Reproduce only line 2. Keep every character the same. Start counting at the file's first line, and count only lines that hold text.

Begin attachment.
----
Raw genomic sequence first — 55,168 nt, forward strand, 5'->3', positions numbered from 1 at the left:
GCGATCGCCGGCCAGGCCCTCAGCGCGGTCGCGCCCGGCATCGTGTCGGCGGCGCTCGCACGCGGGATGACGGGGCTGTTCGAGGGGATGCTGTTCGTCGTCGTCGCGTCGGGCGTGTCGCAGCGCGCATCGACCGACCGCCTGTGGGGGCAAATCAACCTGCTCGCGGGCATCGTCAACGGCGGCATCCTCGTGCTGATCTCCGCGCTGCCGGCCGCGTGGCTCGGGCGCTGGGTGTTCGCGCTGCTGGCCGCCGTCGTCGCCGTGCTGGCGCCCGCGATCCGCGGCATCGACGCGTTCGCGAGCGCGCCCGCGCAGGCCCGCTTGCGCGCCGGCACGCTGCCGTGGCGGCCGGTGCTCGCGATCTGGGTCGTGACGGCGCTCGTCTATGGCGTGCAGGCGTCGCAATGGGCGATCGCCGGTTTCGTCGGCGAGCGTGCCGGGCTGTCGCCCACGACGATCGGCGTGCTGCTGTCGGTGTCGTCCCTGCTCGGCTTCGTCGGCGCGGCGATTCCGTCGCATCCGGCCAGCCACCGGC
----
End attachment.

GCGATCGCCGGCCAGGCCCTCAGCGCGGTCGCGCCCGGCATCGTGTCGGCGGCGCTCGCACGCGGGATGACGGGGCTGTTCGAGGGGATGCTGTTCGTCGTCGTCGCGTCGGGCGTGTCGCAGCGCGCATCGACCGACCGCCTGTGGGGGCAAATCAACCTGCTCGCGGGCATCGTCAACGGCGGCATCCTCGTGCTGATCTCCGCGCTGCCGGCCGCGTGGCTCGGGCGCTGGGTGTTCGCGCTGCTGGCCGCCGTCGTCGCCGTGCTGGCGCCCGCGATCCGCGGCATCGACGCGTTCGCGAGCGCGCCCGCGCAGGCCCGCTTGCGCGCCGGCACGCTGCCGTGGCGGCCGGTGCTCGCGATCTGGGTCGTGACGGCGCTCGTCTATGGCGTGCAGGCGTCGCAATGGGCGATCGCCGGTTTCGTCGGCGAGCGTGCCGGGCTGTCGCCCACGACGATCGGCGTGCTGCTGTCGGTGTCGTCCCTGCTCGGCTTCGTCGGCGCGGCGATTCCGTCGCATCCGGCCAGCCACCGGC